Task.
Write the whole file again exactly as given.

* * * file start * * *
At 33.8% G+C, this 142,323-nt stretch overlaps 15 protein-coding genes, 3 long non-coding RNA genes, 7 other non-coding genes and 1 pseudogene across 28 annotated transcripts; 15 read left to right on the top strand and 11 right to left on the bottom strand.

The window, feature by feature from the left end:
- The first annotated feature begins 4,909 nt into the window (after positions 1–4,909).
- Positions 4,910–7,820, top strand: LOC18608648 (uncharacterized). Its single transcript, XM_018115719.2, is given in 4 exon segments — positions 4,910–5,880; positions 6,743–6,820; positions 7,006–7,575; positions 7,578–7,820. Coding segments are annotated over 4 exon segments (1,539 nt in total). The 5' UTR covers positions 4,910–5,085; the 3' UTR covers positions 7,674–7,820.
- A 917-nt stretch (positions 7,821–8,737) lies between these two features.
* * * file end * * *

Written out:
At 33.8% G+C, this 142,323-nt stretch overlaps 15 protein-coding genes, 3 long non-coding RNA genes, 7 other non-coding genes and 1 pseudogene across 28 annotated transcripts; 15 read left to right on the top strand and 11 right to left on the bottom strand.

The window, feature by feature from the left end:
- The first annotated feature begins 4,909 nt into the window (after positions 1–4,909).
- Positions 4,910–7,820, top strand: LOC18608648 (uncharacterized). Its single transcript, XM_018115719.2, is given in 4 exon segments — positions 4,910–5,880; positions 6,743–6,820; positions 7,006–7,575; positions 7,578–7,820. Coding segments are annotated over 4 exon segments (1,539 nt in total). The 5' UTR covers positions 4,910–5,085; the 3' UTR covers positions 7,674–7,820.
- A 917-nt stretch (positions 7,821–8,737) lies between these two features.